Relative upward mobility occurs when over a lifetime some people move up from a lower to a higher income class – usually measured in quintiles; because there are always five quintiles by definition, in order for some to move up, others must move down. Relative mobility is about “careers open to talent” and equal opportunities for everybody to get to the top. It is key if you want to have a meritocracy. Absolute upward mobility, on the other hand, occurs when real incomes and standards of living increase across the board for everybody (or almost everybody).

Think of the common phrase “getting ahead.” It can mean getting ahead of others (relative upward mobility) or it can mean getting ahead of where you were before regardless of whether you passed anybody in the process (absolute upward mobility). Putnam’s exclusive focus on the former leads him astray because, as he more or less inadvertently shows, absolute upward mobility is very probably a necessary condition for increasing relative upward mobility – as that’s what happened during the Glorious 30 and is not happening any longer.

By contrasting well-crafted and moving portraits of upper-middle-class and poor working-class families in Oregon, Georgia, California, and Pennsylvania, as well as in his native Ohio, Putnam is able to show the overwhelming range of disadvantages children in these poor families face.   And he is able to make a strong case for the need for public institutions (especially schools) to provide “compensatory funding” to improve these children’s chances of getting ahead. But in doing so, he not only gives up on the working-class adults he portrays (most of them in mid-life), he gently and empathetically blames them for their children’s fate.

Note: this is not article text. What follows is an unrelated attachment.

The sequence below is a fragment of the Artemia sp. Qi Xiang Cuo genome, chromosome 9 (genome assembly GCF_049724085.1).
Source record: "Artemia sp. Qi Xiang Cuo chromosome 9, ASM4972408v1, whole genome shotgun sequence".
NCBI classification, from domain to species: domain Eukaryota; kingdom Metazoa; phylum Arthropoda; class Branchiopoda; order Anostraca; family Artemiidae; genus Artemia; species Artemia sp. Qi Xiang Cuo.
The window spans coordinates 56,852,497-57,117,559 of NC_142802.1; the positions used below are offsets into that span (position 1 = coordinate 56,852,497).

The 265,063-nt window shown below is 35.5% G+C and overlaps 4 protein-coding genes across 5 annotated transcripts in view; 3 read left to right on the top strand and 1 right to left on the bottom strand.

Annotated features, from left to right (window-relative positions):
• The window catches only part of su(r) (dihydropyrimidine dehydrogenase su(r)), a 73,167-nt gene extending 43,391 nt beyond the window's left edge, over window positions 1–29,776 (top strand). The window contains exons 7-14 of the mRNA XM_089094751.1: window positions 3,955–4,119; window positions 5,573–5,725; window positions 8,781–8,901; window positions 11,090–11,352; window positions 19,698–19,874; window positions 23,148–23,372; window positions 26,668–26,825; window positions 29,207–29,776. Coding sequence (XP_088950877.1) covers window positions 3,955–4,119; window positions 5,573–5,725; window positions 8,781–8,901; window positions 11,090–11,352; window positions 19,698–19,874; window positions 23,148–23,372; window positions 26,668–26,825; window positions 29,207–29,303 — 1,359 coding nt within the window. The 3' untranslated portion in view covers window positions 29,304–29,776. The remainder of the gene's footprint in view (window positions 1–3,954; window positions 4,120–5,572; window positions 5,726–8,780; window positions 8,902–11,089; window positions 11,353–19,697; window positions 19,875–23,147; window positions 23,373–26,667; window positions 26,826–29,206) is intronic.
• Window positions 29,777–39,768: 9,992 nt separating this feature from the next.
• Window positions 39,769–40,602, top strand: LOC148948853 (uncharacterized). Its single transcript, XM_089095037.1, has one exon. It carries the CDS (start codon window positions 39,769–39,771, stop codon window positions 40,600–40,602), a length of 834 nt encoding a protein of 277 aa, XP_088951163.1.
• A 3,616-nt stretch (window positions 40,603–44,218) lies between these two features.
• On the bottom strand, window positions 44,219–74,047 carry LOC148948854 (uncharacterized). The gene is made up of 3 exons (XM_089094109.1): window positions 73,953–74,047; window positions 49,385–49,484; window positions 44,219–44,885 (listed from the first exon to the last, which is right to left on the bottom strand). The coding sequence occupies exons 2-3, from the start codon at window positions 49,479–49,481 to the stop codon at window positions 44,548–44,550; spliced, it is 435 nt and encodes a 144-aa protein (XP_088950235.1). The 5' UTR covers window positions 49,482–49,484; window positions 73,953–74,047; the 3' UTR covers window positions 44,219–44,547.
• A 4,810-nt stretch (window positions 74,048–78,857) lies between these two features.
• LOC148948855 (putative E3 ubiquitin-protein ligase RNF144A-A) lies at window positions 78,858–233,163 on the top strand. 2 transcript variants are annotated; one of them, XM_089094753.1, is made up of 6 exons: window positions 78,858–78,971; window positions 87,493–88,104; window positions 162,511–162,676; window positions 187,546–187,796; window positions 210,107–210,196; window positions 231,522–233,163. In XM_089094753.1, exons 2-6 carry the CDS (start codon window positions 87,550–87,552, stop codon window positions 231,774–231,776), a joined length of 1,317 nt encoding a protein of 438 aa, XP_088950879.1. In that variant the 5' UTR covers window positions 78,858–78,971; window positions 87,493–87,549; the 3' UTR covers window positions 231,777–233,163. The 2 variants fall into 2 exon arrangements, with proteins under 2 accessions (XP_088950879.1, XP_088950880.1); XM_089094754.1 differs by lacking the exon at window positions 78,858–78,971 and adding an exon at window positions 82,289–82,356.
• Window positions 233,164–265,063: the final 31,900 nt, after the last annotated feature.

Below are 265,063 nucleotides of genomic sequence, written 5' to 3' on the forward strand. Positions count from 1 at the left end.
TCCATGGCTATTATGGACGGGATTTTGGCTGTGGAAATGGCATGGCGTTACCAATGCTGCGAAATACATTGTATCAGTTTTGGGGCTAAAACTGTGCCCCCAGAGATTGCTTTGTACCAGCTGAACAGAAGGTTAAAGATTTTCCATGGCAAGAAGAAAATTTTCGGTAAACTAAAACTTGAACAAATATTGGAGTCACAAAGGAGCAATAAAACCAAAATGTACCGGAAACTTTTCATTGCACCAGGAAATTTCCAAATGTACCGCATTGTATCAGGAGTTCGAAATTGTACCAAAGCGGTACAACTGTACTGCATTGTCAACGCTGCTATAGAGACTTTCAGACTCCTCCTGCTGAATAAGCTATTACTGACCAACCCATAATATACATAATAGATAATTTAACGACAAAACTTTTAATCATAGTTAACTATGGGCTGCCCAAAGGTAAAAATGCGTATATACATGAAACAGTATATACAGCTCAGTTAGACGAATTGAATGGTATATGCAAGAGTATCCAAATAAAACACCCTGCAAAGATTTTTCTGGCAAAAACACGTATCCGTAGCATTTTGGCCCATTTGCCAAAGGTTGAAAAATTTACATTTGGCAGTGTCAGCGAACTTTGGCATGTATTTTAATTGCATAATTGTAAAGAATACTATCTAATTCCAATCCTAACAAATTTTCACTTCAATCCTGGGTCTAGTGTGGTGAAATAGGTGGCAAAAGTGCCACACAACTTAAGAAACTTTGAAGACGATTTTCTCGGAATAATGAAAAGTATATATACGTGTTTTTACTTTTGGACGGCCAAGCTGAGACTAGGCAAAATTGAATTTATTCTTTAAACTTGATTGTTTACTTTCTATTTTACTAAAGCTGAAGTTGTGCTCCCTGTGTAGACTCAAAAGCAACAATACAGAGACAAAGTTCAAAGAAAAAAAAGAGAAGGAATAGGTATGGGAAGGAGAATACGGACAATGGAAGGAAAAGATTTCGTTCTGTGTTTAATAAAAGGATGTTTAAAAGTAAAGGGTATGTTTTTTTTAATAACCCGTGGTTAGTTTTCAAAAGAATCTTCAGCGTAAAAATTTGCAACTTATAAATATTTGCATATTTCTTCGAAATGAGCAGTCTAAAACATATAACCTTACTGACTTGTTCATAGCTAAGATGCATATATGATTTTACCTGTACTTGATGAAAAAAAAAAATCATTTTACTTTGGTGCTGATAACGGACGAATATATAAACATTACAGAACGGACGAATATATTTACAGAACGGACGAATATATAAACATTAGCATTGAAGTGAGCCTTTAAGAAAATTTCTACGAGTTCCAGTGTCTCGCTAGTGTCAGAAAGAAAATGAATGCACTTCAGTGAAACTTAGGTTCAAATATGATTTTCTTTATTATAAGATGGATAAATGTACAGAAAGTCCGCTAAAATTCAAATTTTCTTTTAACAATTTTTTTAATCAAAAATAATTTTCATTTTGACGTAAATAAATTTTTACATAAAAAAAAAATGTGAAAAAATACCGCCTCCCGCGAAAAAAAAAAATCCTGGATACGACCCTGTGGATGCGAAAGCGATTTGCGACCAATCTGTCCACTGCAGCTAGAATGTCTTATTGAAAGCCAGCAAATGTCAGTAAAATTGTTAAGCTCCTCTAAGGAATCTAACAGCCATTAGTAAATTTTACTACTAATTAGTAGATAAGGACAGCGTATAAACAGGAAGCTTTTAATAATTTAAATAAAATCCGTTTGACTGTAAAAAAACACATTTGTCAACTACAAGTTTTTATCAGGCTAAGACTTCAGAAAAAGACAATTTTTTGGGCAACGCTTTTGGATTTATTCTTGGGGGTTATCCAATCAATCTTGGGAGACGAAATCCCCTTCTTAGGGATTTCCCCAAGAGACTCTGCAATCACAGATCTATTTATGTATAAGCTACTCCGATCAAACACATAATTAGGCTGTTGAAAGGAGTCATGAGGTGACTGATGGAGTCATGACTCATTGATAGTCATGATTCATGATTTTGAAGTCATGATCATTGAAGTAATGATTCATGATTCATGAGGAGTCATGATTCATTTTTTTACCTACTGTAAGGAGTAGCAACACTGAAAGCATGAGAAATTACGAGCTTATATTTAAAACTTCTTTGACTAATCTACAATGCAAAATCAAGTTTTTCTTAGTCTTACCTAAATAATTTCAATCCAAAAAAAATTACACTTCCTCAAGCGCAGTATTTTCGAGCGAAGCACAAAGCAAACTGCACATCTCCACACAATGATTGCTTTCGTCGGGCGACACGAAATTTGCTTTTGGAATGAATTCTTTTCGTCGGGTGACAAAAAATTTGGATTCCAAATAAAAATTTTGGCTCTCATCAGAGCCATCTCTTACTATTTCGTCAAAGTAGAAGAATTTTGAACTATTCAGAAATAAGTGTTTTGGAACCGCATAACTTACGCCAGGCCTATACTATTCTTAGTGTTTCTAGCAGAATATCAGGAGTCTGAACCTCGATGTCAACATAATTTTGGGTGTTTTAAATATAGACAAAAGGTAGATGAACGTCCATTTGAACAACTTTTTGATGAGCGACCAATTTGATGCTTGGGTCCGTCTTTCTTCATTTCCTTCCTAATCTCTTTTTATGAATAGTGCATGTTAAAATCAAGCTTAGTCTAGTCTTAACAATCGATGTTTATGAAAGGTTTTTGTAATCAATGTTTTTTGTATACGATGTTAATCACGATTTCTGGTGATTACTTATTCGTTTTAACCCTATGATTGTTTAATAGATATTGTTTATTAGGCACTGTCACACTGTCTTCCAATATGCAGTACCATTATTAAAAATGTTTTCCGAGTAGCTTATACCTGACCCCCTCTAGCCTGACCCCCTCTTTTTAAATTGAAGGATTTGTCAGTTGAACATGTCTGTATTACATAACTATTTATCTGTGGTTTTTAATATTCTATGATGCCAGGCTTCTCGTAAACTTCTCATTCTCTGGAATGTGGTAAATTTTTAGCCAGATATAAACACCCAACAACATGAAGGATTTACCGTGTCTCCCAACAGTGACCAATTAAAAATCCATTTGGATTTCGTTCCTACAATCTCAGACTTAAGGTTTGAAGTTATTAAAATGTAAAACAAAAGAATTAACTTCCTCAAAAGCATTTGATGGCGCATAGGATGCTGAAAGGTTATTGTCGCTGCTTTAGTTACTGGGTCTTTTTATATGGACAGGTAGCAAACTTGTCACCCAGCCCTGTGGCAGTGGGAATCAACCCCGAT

If they would just get married before they have children, stay married, and then raise their children with the “concerted cultivation” approach middle-class parents use, they could improve their children’s chances of success. There may be a case to be made for this point of view, but Putnam undermines it by getting carried away with his middle-class paternalism, suggesting at various points that hugging their children more, having dinner together, and using time-outs instead of spanking would help to equalize poor and working-class kids’ opportunities.